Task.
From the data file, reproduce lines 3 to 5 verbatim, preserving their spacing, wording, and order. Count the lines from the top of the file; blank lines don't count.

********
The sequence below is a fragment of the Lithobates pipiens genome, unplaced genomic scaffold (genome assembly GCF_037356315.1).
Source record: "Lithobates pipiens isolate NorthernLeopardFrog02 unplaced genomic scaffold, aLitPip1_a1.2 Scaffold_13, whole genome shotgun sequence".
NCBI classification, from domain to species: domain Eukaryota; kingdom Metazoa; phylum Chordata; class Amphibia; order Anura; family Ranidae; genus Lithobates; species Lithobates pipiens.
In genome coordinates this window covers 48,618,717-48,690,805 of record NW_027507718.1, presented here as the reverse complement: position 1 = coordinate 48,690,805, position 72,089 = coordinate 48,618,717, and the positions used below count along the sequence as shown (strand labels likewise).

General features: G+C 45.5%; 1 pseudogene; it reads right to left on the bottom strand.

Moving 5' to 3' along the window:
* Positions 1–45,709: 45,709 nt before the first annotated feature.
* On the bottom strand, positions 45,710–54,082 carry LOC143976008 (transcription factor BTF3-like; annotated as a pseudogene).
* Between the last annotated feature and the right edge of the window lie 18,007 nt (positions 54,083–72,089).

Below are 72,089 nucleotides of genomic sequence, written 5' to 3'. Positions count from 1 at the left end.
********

NCBI classification, from domain to species: domain Eukaryota; kingdom Metazoa; phylum Chordata; class Amphibia; order Anura; family Ranidae; genus Lithobates; species Lithobates pipiens.
In genome coordinates this window covers 48,618,717-48,690,805 of record NW_027507718.1, presented here as the reverse complement: position 1 = coordinate 48,690,805, position 72,089 = coordinate 48,618,717, and the positions used below count along the sequence as shown (strand labels likewise).

General features: G+C 45.5%; 1 pseudogene; it reads right to left on the bottom strand.